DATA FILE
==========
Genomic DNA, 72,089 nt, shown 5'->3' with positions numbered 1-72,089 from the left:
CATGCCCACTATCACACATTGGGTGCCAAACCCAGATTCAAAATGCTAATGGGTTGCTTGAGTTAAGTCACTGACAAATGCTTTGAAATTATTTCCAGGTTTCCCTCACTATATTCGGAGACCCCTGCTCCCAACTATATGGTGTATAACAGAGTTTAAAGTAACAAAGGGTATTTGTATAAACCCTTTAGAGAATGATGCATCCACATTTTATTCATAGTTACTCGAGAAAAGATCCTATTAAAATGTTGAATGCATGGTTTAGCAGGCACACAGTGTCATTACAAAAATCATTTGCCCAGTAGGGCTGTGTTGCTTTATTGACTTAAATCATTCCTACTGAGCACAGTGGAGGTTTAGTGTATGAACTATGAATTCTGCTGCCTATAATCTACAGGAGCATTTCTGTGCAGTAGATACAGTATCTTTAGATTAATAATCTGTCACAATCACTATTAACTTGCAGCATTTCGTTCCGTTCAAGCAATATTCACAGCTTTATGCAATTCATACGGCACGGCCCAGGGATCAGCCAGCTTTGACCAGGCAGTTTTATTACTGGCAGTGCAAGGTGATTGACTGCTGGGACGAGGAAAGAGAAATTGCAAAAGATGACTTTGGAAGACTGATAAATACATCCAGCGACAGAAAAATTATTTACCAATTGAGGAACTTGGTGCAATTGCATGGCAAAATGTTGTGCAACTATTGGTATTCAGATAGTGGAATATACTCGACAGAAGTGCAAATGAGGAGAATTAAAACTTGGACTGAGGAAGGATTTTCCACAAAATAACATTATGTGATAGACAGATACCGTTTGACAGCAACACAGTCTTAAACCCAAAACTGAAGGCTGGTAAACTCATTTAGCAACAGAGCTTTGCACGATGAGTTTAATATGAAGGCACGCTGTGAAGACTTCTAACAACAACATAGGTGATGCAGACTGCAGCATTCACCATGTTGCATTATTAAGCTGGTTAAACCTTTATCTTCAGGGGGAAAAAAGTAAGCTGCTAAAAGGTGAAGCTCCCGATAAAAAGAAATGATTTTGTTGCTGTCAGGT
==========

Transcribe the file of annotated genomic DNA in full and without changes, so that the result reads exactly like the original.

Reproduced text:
Genomic DNA, 72,089 nt, shown 5'->3' with positions numbered 1-72,089 from the left:
CATGCCCACTATCACACATTGGGTGCCAAACCCAGATTCAAAATGCTAATGGGTTGCTTGAGTTAAGTCACTGACAAATGCTTTGAAATTATTTCCAGGTTTCCCTCACTATATTCGGAGACCCCTGCTCCCAACTATATGGTGTATAACAGAGTTTAAAGTAACAAAGGGTATTTGTATAAACCCTTTAGAGAATGATGCATCCACATTTTATTCATAGTTACTCGAGAAAAGATCCTATTAAAATGTTGAATGCATGGTTTAGCAGGCACACAGTGTCATTACAAAAATCATTTGCCCAGTAGGGCTGTGTTGCTTTATTGACTTAAATCATTCCTACTGAGCACAGTGGAGGTTTAGTGTATGAACTATGAATTCTGCTGCCTATAATCTACAGGAGCATTTCTGTGCAGTAGATACAGTATCTTTAGATTAATAATCTGTCACAATCACTATTAACTTGCAGCATTTCGTTCCGTTCAAGCAATATTCACAGCTTTATGCAATTCATACGGCACGGCCCAGGGATCAGCCAGCTTTGACCAGGCAGTTTTATTACTGGCAGTGCAAGGTGATTGACTGCTGGGACGAGGAAAGAGAAATTGCAAAAGATGACTTTGGAAGACTGATAAATACATCCAGCGACAGAAAAATTATTTACCAATTGAGGAACTTGGTGCAATTGCATGGCAAAATGTTGTGCAACTATTGGTATTCAGATAGTGGAATATACTCGACAGAAGTGCAAATGAGGAGAATTAAAACTTGGACTGAGGAAGGATTTTCCACAAAATAACATTATGTGATAGACAGATACCGTTTGACAGCAACACAGTCTTAAACCCAAAACTGAAGGCTGGTAAACTCATTTAGCAACAGAGCTTTGCACGATGAGTTTAATATGAAGGCACGCTGTGAAGACTTCTAACAACAACATAGGTGATGCAGACTGCAGCATTCACCATGTTGCATTATTAAGCTGGTTAAACCTTTATCTTCAGGGGGAAAAAAGTAAGCTGCTAAAAGGTGAAGCTCCCGATAAAAAGAAATGATTTTGTTGCTGTCAGGT